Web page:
HENK0386KU  English - Free topic 13: Scholiasts, Recyclers, and Copyists (exam form C)

Volume 2015/2016
Content

While Wallace Stevens once in an aphorism claimed that “poetry is the scholar’s art”, T.S. Eliot declared his notes to "The Waste Land” to be a "remarkable exposition of bogus scholarship”. This course sets out to investigate the, sometimes fraught, relationship between poetry and scholarship from high modernism to contemporary literature.

 

We will work with poetic texts which make extensive use of quotation, rewriting, iteration, and translation as well as nonliterary discourses such as bibliography, lexicography, and annotation. These strategies question the traditional notion of poetry as spontaneous self-expression through the reflection on and recycling of already existing texts. The central question of the course could also be posed as follows: What does it mean to reflect on poetry through the medium of poetry? We will start out by studying the use of quotations in high modernist classics such as T.S. Eliot’s "The Waste Land" and extracts from Ezra Pound’s Cantos. Among the contemporary authors, we will work with the rewritings of Greek and Roman literature by the poet and classical scholar Anne Carson (e.g. in  Nox and Autobiography in Red), and with Susan Howe’s poetic investigations in bibliography in The Non-Conformist’s Memorial and Spontaneous Particulars: The Telepathy of the Archive. By looking at Caroline Bergvall’s iterations of e.g. Dante, we will also touch upon questions of uncreative writing (cf. Kenneth Goldsmith, Marjorie Perloff).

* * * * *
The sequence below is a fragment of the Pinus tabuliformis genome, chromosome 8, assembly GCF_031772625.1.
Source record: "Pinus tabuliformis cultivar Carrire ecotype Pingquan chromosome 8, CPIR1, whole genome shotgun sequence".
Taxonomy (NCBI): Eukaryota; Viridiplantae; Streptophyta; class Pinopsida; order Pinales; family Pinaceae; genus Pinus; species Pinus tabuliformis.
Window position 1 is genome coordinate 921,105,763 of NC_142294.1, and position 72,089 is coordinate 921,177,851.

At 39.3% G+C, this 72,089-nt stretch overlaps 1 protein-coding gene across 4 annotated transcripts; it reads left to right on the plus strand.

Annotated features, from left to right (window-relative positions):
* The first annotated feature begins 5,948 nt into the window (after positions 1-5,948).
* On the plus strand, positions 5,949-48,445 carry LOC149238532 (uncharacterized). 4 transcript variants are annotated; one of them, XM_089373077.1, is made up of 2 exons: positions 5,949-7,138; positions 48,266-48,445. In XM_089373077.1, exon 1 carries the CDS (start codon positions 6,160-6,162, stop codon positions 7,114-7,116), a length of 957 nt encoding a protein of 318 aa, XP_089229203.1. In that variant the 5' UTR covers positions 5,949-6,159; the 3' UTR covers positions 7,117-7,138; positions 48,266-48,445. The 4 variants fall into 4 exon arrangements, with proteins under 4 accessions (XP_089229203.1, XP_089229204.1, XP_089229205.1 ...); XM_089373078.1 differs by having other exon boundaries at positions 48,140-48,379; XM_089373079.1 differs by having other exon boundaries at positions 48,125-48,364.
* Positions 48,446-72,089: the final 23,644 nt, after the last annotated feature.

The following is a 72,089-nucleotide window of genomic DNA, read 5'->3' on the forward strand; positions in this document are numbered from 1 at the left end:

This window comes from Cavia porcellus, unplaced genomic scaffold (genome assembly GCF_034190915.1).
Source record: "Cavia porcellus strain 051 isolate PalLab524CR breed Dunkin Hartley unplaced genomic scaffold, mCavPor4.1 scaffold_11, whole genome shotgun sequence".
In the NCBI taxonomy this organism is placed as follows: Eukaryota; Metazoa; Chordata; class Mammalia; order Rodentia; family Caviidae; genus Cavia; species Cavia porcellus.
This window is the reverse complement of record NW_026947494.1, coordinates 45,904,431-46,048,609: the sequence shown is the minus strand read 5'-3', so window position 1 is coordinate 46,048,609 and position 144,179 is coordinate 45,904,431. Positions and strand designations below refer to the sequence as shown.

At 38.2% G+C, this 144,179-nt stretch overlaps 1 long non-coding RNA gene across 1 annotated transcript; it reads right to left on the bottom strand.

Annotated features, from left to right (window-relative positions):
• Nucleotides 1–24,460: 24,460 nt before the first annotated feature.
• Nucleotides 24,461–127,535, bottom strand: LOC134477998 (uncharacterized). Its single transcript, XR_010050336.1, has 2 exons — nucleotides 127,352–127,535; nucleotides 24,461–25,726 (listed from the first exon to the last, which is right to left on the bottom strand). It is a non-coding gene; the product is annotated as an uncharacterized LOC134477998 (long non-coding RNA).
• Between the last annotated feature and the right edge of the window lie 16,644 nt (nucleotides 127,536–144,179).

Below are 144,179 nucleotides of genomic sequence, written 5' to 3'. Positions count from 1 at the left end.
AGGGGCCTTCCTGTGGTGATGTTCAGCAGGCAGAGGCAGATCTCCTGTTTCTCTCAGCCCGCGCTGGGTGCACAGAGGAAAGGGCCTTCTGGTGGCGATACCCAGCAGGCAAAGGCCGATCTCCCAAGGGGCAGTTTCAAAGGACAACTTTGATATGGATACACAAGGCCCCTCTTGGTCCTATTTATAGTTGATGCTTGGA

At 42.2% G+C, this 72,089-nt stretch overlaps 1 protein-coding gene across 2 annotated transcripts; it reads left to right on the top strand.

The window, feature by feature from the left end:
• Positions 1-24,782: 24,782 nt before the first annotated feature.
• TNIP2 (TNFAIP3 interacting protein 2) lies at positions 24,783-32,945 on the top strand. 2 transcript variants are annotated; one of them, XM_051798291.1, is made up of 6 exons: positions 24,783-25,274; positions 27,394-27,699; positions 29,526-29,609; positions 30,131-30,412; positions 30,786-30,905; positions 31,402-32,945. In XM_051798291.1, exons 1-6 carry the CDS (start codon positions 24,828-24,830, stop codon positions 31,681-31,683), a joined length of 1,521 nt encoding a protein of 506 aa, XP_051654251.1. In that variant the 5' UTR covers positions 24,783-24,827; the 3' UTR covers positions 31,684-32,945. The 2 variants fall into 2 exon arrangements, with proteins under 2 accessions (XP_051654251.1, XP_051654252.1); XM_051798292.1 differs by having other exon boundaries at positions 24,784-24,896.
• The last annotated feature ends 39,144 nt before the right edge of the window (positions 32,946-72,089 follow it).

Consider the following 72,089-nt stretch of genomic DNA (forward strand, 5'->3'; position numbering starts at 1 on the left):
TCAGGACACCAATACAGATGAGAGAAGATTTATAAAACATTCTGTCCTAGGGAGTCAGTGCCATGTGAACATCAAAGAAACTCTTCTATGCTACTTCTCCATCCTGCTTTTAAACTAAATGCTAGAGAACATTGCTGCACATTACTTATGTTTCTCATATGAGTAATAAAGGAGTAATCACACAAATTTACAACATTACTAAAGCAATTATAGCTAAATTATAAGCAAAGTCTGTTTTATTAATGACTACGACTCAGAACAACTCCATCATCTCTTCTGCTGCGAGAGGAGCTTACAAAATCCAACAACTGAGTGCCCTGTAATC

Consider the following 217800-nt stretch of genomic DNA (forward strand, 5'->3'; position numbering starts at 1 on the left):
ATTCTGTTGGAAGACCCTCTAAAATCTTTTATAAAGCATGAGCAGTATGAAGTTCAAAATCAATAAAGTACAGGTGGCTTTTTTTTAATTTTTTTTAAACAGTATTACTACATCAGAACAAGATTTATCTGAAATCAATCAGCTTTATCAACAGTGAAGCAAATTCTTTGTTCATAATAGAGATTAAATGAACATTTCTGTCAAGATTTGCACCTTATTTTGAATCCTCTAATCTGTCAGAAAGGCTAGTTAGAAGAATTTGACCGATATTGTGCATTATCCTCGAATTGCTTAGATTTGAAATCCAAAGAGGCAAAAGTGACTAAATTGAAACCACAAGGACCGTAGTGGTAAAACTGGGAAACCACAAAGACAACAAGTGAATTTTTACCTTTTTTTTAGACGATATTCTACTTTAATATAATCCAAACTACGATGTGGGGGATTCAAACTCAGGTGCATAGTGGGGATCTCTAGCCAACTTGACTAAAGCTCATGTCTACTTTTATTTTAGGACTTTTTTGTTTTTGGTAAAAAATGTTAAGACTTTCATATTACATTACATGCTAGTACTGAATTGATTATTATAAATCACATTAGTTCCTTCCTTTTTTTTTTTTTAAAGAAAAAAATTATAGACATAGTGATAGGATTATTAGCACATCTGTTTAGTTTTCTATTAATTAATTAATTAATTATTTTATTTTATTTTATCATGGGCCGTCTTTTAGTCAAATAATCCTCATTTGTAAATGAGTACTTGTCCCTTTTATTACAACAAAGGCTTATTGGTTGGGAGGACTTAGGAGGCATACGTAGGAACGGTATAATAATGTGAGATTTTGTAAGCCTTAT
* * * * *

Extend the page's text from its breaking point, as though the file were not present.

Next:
• Category
  • Hours
  • Lectures
  • 28
  • Preparation
  • 176,75
  • Total
  • 204,75